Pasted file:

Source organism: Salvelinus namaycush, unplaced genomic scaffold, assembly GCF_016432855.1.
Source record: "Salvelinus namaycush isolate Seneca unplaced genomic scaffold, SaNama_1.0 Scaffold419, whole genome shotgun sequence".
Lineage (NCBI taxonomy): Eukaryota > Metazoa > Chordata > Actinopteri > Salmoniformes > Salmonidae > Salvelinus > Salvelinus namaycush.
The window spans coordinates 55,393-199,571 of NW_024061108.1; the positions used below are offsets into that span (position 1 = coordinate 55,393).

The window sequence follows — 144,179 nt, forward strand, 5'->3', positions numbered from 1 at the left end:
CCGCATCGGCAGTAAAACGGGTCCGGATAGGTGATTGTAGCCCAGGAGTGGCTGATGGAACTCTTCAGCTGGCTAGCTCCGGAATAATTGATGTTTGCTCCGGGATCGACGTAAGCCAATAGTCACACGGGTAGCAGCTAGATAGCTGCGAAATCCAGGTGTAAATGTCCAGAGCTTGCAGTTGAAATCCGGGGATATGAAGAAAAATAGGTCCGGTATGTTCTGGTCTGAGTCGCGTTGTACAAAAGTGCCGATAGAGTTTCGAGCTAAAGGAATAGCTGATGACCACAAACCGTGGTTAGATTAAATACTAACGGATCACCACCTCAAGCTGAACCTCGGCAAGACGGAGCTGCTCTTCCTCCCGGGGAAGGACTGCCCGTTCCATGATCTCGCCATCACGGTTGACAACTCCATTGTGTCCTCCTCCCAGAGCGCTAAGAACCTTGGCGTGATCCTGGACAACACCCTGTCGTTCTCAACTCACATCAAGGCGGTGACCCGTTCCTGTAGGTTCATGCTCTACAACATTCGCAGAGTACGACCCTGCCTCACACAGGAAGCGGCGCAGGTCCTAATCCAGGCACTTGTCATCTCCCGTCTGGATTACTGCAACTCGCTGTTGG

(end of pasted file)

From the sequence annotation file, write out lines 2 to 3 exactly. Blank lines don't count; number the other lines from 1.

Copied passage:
Source record: "Salvelinus namaycush isolate Seneca unplaced genomic scaffold, SaNama_1.0 Scaffold419, whole genome shotgun sequence".
Lineage (NCBI taxonomy): Eukaryota > Metazoa > Chordata > Actinopteri > Salmoniformes > Salmonidae > Salvelinus > Salvelinus namaycush.